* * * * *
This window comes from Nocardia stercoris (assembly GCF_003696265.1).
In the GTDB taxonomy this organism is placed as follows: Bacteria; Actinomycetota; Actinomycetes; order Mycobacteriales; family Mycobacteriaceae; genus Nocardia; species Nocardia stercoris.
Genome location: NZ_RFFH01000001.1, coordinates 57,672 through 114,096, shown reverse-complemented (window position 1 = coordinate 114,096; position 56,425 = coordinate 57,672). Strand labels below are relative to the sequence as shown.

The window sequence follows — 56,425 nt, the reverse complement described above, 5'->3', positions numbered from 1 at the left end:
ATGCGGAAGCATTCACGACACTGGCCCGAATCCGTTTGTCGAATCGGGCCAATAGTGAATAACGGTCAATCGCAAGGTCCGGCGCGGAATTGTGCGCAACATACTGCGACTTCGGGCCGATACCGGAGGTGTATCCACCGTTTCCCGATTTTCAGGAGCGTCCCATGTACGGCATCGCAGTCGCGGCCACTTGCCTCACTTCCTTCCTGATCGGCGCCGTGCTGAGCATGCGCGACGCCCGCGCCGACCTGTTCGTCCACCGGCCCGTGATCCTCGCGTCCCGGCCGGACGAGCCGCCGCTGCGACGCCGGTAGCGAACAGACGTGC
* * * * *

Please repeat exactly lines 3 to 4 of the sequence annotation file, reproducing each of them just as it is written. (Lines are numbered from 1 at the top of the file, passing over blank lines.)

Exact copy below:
Genome location: NZ_RFFH01000001.1, coordinates 57,672 through 114,096, shown reverse-complemented (window position 1 = coordinate 114,096; position 56,425 = coordinate 57,672). Strand labels below are relative to the sequence as shown.

The window sequence follows — 56,425 nt, the reverse complement described above, 5'->3', positions numbered from 1 at the left end: